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Labour Blog

Boys look at political leaders and assume it is where they fit. Girls don't have the same comfort.

Posted on June 29, 2017 at 11:48 AM

Labour Party candidate for Dublin Bay North, Aodhán Ó Ríordáin, believes that Leo Varadkar made the wrong decision in his ministerial promotions. Read below to find out why

Gender equality in politics has been one of the defining democratic debates of the last decade. The introduction, at Labour's insistence, of Gender Quota legislation was the first breakthrough for those who have campaigning for generations for practical steps to be taken to redress the balance in our legislature. The continuing image of mostly middle-aged men making the all the decisions for the country is one which is damaging to the aspirations of half of our young population. Perhaps it is because I spent eleven years teaching in an all-girls primary school, but the lack of females in senior decision-making positions throughout Irish society has a lasting impact on little minds. Boys look at political leaders and assume it is where they fit. Girls don't have the same comfort. They know there is a reason why 87% of members of the last Dáil were male. They know why men dominate news programmes and media debates. They've always run the show, and they like it that way. 


This we thought was universally accepted and that the political culture had moved on. That was until Taoiseach Varadkar made his junior ministerial appointments on Tuesday and the photograph of the beaming class of 2017 was posted online. Of a total of 13 Fine Gael Junior Ministers, only two are female. In overall terms the Taoiseach made eight promotions, with one female beneficiary. He demoted four of his colleagues - two of whom were women. Five backbenchers were promoted, all male.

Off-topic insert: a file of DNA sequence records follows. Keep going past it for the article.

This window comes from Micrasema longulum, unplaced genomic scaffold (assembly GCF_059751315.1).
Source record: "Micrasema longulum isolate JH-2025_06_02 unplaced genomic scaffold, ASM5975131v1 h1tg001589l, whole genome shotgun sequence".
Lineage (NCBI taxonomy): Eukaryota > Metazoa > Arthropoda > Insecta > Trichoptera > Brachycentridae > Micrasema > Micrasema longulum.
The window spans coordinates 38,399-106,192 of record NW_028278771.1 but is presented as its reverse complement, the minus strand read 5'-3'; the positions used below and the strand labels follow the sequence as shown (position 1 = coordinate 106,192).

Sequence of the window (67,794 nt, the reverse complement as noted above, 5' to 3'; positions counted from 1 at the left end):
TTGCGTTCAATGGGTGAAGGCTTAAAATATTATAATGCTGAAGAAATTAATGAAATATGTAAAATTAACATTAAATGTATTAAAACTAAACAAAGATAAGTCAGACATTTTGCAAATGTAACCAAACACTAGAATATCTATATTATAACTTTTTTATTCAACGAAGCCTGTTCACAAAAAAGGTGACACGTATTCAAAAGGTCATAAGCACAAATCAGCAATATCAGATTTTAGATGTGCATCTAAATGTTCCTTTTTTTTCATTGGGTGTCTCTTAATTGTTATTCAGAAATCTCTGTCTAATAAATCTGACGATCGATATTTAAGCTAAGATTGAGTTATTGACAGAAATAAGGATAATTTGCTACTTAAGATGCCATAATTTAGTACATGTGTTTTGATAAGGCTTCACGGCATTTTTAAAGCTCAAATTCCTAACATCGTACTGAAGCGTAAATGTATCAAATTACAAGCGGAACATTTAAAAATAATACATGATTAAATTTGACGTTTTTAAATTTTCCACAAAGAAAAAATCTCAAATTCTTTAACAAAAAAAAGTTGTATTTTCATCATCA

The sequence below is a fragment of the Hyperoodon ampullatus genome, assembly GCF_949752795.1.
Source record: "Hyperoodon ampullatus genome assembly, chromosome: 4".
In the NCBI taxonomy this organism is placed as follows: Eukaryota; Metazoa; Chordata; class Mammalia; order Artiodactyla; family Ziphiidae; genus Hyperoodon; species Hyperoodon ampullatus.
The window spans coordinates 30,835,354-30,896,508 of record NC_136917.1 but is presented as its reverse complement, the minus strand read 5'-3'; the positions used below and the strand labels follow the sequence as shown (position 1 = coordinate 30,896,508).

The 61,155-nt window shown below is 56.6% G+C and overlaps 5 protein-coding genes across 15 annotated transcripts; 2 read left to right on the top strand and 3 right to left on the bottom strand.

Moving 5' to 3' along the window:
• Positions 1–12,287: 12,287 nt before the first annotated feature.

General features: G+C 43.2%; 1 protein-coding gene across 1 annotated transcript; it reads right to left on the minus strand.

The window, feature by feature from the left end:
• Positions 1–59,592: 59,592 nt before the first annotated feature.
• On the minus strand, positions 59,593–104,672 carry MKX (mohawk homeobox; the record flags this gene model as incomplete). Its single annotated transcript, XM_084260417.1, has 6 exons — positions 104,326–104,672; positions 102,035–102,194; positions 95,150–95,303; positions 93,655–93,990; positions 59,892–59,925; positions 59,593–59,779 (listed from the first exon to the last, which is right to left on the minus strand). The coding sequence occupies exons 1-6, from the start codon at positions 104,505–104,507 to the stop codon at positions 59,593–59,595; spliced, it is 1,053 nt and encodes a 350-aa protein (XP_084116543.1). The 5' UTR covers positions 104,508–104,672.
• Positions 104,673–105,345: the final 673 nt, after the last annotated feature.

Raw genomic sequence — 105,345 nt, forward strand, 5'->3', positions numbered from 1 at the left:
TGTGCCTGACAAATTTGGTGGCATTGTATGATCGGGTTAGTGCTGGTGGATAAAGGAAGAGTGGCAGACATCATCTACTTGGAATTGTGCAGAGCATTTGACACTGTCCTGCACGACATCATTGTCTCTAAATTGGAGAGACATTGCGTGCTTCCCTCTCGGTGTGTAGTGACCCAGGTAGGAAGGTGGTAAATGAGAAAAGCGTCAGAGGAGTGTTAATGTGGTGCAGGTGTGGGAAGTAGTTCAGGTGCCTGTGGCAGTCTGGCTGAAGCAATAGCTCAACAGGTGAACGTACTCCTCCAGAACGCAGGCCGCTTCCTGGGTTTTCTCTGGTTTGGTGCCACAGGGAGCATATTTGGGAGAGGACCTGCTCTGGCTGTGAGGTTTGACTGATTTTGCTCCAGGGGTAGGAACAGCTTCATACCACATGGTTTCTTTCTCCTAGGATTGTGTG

The immediate cry was made of making appointments on merit. So why were three of the four demotions Simon Coveney supporters? When legitimate questions where posed on social media about the issue, the response from the Fine Gael (or Fine Male) cheerleaders was close on disturbing. They just don't get it. It is clear when it comes to issues of equality that Fine Gael just don't have any level of understanding as to why this is important. If the same had happened in the Labour Party, the first out of the traps to criticise the move would be Labour members. But it wouldn't happen under the Labour Party. 


During the leadership election for the Fine Gael leadership, many of us in the Labour Party thought it bizarre how they were trumpeting achievements that they had once vehemently resisted. It is not in the culture of Fianna Fáil or Fine Gael to prioritise equality issues. They are viewed as extravagances, luxuries, not in touch with the real grassroots of Irish society. Marriage Equality was scoffed at in 2011. The x-case legislation almost brought down the government in 2013. Traveller Ethnicity was a head-scratcher too. They don't understand how vulnerable people really feel. So they can't empathise. 


I was back in my old school yesterday morning, going from class to class like a long-lost friend. I want to tell each and every girl in St Laurence O'Toole's GNS in Sheriff Street that there is no barrier they can't overcome. That they are as equal as anyone else. That they can rule the world if they want. I just wouldn't show them the photograph of the new collection of Junior Ministers. Because they wouldn't believe a word out of my mouth. 


Aodhán Ó Ríordáin is a Labour Party Senator

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